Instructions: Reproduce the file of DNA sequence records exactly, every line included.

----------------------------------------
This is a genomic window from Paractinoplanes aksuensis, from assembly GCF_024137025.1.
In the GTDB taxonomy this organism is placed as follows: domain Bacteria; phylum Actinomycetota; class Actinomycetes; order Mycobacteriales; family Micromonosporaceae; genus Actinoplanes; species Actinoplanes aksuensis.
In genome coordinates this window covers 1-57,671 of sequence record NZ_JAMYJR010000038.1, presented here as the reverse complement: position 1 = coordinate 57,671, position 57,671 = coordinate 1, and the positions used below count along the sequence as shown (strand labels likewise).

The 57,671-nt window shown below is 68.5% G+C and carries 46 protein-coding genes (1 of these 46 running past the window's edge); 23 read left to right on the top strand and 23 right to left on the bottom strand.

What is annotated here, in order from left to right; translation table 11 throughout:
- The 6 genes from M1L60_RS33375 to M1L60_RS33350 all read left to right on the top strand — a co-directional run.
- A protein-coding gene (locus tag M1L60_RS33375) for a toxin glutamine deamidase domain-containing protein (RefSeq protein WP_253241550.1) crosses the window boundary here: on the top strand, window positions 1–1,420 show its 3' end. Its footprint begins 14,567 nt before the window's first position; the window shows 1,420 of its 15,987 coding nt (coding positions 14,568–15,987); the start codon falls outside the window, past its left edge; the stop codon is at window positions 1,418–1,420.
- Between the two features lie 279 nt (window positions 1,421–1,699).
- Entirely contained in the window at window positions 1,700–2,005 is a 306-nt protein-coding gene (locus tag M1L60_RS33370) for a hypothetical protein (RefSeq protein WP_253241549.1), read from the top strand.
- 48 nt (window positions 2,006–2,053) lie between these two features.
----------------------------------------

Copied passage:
This is a genomic window from Paractinoplanes aksuensis, from assembly GCF_024137025.1.
In the GTDB taxonomy this organism is placed as follows: domain Bacteria; phylum Actinomycetota; class Actinomycetes; order Mycobacteriales; family Micromonosporaceae; genus Actinoplanes; species Actinoplanes aksuensis.
In genome coordinates this window covers 1-57,671 of sequence record NZ_JAMYJR010000038.1, presented here as the reverse complement: position 1 = coordinate 57,671, position 57,671 = coordinate 1, and the positions used below count along the sequence as shown (strand labels likewise).

The 57,671-nt window shown below is 68.5% G+C and carries 46 protein-coding genes (1 of these 46 running past the window's edge); 23 read left to right on the top strand and 23 right to left on the bottom strand.

What is annotated here, in order from left to right; translation table 11 throughout:
- The 6 genes from M1L60_RS33375 to M1L60_RS33350 all read left to right on the top strand — a co-directional run.
- A protein-coding gene (locus tag M1L60_RS33375) for a toxin glutamine deamidase domain-containing protein (RefSeq protein WP_253241550.1) crosses the window boundary here: on the top strand, window positions 1–1,420 show its 3' end. Its footprint begins 14,567 nt before the window's first position; the window shows 1,420 of its 15,987 coding nt (coding positions 14,568–15,987); the start codon falls outside the window, past its left edge; the stop codon is at window positions 1,418–1,420.
- Between the two features lie 279 nt (window positions 1,421–1,699).
- Entirely contained in the window at window positions 1,700–2,005 is a 306-nt protein-coding gene (locus tag M1L60_RS33370) for a hypothetical protein (RefSeq protein WP_253241549.1), read from the top strand.
- 48 nt (window positions 2,006–2,053) lie between these two features.